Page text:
The attacks left scenes of devastation
Bombs have destroyed seven buildings in three areas of the Iraqi capital Baghdad, killing at least 35 people and wounding 130, an Iraqi official says.
The attacks took place in mainly Shia areas of the capital.
The explosions come just two days after suicide blasts near foreign embassies in the capital killed at least 41 people.
The bombings ended a period of relative calm following last month's parliamentary elections.
The election gave a slender lead to former Prime Minister Iyad Allawi but there is continued uncertainty over who will form the country's next government.
On Tuesday at least three of the blasts destroyed apartment buildings in northern Baghdad, and one building in the south western part of the city.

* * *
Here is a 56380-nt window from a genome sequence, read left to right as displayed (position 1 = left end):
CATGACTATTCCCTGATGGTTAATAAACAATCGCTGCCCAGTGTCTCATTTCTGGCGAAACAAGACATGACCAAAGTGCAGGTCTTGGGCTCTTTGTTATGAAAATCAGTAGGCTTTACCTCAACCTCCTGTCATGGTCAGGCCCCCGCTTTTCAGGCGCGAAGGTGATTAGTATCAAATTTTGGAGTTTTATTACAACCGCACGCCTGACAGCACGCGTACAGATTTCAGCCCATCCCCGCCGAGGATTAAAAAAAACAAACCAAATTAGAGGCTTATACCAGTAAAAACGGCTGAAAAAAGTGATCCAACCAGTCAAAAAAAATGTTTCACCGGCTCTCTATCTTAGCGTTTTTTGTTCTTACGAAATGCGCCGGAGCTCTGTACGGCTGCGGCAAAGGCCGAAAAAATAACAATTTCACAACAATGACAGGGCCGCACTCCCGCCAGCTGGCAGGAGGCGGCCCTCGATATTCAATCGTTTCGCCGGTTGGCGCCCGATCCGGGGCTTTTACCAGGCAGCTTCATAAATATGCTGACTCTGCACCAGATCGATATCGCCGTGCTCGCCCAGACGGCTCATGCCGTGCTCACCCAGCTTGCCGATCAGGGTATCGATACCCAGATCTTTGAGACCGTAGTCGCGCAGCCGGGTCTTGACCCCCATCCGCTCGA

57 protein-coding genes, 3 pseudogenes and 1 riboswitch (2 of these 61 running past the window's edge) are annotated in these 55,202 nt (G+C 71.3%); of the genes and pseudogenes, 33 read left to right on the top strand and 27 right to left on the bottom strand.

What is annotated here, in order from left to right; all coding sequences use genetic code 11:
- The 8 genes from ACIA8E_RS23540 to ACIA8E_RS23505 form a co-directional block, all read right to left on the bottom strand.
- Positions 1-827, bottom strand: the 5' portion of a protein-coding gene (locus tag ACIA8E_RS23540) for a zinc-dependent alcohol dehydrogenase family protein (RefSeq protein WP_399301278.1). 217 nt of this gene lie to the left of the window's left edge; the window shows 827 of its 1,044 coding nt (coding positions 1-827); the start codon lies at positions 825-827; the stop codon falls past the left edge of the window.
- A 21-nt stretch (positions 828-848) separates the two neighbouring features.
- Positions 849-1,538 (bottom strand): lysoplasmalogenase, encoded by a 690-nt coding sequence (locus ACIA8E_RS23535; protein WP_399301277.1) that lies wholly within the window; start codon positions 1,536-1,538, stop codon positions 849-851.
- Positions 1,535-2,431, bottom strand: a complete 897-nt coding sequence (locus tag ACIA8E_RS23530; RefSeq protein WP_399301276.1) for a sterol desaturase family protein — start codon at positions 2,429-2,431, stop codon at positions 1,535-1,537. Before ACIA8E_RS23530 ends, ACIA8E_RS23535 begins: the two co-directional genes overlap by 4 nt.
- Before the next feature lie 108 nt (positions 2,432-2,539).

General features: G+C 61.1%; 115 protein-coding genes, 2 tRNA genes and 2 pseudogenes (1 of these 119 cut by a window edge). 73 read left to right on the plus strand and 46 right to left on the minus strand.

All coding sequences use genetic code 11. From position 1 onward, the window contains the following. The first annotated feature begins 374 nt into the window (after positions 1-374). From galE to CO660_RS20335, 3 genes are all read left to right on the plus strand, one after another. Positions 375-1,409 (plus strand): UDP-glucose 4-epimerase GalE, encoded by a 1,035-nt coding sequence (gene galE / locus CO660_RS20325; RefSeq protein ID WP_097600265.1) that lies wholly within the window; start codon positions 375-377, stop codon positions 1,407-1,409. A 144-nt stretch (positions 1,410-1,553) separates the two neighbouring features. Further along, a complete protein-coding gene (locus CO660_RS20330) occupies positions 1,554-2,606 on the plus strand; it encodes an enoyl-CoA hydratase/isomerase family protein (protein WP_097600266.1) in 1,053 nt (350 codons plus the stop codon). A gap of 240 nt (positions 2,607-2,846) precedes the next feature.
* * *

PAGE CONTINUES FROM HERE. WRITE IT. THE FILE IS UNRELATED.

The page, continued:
Attackers detonated seven blasts across the city, using homemade bombs and a car packed with explosives, Iraqi military spokesman Maj Gen Qassim al-Moussawi told AP news agency.
Some buildings collapsed under the force of the blast, burying residents under the rubble, the BBC's Jim Muir in Baghdad says.
A restaurant in the central area near Haifa Street was also destroyed, reports said.
The areas were reportedly strongholds of the Mehdi Army, the armed militia connected to the Sadrist Movement led by Shia cleric Moqtada Sadr.
By attacking Shia areas, the bombers appear set on rekindling sectarian passions, as happened in 2006, our correspondent says.
Fears have been expressed that political wrangling to form a new government might leave a vacuum which insurgents could exploit, he adds.